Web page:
Lecture five consisted of a series of talking points.  Aside from Alvin Plantinga’s evolutionary argument against naturalism… this lecture explores what Christianity and Nietzsche have in common.  The content suggests that Nietzsche’s Dionysian thinking is not entirely incompatible with Christianity.  It is my contention that C.S. Lewis, Jonathan Edwards, and John Piper have carved out common ground between Christianity and Nietzschean Dionysianism.

    Audio of the lecture if available here.

  • Nietzsche vs. Christianity: Part 2

    This lecture is an explanation of the Protestant Christian worldview from Genesis to Revelation.  Audio is available here.

    I.  Creation

    A.  Ex Nihilo

    B.  Out of God’s pleasure

    C.  Creation was good

    D.  Man made in image of God: male and female

    E.  Cultural Mandate

    F.  The task given Adam was to make the whole Earth like Eden by:

    “numerically and geographically expand God’s image over the face of the

    entire Earth”

    1. Covenant of Works (Hosea 6:7)
      1. Adam is Federal Head (Rom. 5:12-21)
      2. Blessings for obedience; curses for disobedience

    a.  Blessing – Life

    b.  Curse – Death

    c.  Divine benevolence, Human loyalty

    II.  Fall

    1. Serpent tempts Eve, questions God’s goodness
    2. Adam was there and doesn’t say anything
    3. Curse:
      1. All humanity fell in the Fall because of Adam’s representative nature
      2. All creation fell and feels the frustrating affects of the fall
      3. Proto-Euangelion – Gen. 3:15-20
    4. Seed of the woman vs. Seed of the Serpent

    Abel                 Cain

    Seth

    Enoch               Enoch

    Lamech            Lamech

    Noah

    Shem/Japheth   Ham

    Abraham

    Isaac                Ishmael

    Jacob               Esau

    III. Redemption

    A.  Covenant of Grace

    1.  Noah – establishes stability on the Earth (Gen. 6, 9)

    -Baptism:  deliverance from waters of judgment

    2.  Abraham – establishes promised offspring who will bless all nations                  (Gen. 12:1-3; 15; 17), (Gal. 3:16)

    3.  Moses – establishes law and order above natural law (Ex. 19-24)

    -“I will be your God and you will be my people”

    4.  David – establishes eternal king/throne (Psalm 89)

    5.  Christ – fulfillment of the covenant of grace (Jer. 31; Ezek. 36/37)

    B.  Historical Summary

    Creation, Fall, Expulsion, Cain/Able, Flood, Babel, Shem

    Abraham moves, Abraham/Lot, Abraham/Melchizedek, Abraham Covenant, Abraham buys land in Canaan/Eden

    Isaac, Jacob/Esau, Jacob/Israel, 12 Sons, Joseph into Captivity, Famine

    400 Year Enslavement/Exile, Moses/Pharaoh, Passover, Egypt to Sinai

    Sinai, Law at Sinai – Tabernacle, Priesthood, Purification, Yom Kippur, Feasts:  (Sabbath, Passover, Sabbatical year/Jubilee, Weeks, Tabernacles)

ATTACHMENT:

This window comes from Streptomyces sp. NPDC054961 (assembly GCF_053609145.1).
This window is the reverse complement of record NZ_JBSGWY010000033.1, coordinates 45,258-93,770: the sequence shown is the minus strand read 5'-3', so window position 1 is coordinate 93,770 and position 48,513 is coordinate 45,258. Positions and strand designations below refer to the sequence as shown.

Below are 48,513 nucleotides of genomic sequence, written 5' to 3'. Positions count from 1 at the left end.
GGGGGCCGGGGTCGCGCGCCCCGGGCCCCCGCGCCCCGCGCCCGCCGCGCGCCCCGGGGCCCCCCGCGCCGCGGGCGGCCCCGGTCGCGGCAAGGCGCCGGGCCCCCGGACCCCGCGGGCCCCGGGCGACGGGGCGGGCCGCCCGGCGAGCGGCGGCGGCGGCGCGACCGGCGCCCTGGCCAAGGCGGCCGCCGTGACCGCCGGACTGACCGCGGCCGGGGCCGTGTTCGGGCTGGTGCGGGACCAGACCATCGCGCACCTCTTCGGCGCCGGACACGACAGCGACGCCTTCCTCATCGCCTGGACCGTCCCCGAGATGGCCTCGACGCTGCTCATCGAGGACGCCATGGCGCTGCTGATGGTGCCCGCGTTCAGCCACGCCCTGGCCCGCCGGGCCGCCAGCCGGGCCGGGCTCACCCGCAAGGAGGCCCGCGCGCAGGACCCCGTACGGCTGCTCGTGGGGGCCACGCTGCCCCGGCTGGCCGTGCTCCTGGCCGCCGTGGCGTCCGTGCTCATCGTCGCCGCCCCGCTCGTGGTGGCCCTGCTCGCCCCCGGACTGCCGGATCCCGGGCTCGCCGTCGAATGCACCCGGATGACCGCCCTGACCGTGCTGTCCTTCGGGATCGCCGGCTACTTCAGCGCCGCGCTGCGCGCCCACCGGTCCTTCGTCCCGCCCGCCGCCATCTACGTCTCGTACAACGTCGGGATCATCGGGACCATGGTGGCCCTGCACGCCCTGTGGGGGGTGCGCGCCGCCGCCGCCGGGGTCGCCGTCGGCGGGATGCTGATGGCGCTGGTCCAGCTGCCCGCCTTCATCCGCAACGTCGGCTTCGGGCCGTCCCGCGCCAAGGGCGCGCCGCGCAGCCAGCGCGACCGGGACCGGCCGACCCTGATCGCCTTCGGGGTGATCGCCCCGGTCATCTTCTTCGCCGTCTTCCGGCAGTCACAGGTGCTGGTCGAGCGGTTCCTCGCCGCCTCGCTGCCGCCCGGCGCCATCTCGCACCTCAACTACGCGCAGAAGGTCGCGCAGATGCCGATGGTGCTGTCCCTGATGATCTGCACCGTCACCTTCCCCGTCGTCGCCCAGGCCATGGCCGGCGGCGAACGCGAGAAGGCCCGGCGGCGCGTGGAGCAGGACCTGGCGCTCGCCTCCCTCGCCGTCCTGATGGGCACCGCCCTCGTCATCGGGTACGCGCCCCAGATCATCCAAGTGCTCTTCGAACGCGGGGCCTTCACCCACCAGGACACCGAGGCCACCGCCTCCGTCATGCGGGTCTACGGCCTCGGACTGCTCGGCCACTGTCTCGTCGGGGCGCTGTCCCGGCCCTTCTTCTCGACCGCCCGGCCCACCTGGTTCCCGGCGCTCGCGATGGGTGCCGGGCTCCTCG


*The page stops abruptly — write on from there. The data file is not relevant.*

Wilderness Wanderings, Encampment at Canaan, Canaan Conquest/Joshua, Jericho vs. Ai, Land Divided

    Judges-Ruth – ‘Everyone did what was right in his own eyes’ (Judges 17:6)

    Eli, Samuel, Rejection of YHWH as king, Saul

    David – covenant – line/throne, unification, conquest (iron), Bathsheba

    Solomon – Temple, wealth/wisdom, Phoenicians, foreign wives/gods

    Divided Kingdom – Rehoboam (S – Judah), Jeroboam (N – Israel/Ephraim)

    North – Babsha, Omri, Jehu, Ahab/Jez/Baal vs. Elijah, Jehu, Jehoahaz, Jehoash, Jeroboam II, 3 kings –  Menaham, Pekahiah, Pehah, Hoshea… Assyria/exile

    South – Jehoshaphat, Uzziah, Hezekiah, Manassah, Josiah – Amon/Jeremiah, Jerusalem Sacked – 586

    Cyrus’ Decree, Return from Exile, 2nd Temple/Wall (Ezra-Nehemiah),

    Late Pre-exilic

    -Nahum – God’s wrath on Nineveh

    -Zephaniah – The Day of the Lord

    -Habakkuk – Resolving questions about God’s justice

    -Joel – Day of the Lord is both near AND future

    -Lamentations – God as source of both good and hard providence

    -Obadiah – pride goes before a fall

    Exilic

    -Ezekiel – Judgment and restoration of Judah

    -Daniel – God’s rule and care for his people

    Post-Exilic

    -Haggai – setting priorities

    -Zechariah – God’s restoration of zion

    -Malachi – Honoring God

    400 years of silence

    C.  Prefigurations

    1.  Melchizedek

    2.  Angel

    3.  Manna

    4.  Rock

    5.  Tabernacle

    6.  3 fold office:  Prophet/Priest/King

    D.  Jesus

    1.  Virgin birth

    2.  Hypostatic Union – God/man

    3.  Prophet/Priest/King

    4.  Law – civil/ceremonial/civil

    5.  Penal Substitution – great exchange – my sin for his righteousness

    -New Record

    -New Heart

    -New World

    6.  Death/Resurrection

    7.  Ascension

    8.  Enthronement – Intercession

    IV.  Consummation

    1.  Redemption of all of creation

    2.  Redemption of the church

    3.  Inauguration/Continuation/Consummation

  • Nietzsche vs. Christianity: Introduction

    Earlier this spring, I taught a course with the Encore program at NC State University entitled Nietzsche vs. Christianity.  In case any of you who were in the course (or who weren’t) wanted the audio or lecture outlines…  I will post those here.

    The outline of the course is as follows:

    I.  Nietzschean Thought

    II.  Christian Thought

    III.  Nietzsche’s Objections to Christianity

    IV.  Christianities’ Response to Nietzschean Objections

    V.  A Potential Synthesis… and Talking Points

    VI.  Collision DVD

    April 12, 2010 • Atheism, Audio, Nietzsche, orthodoxy, orthopraxis, Philosophy, Theology, University, Worldview • Views: 264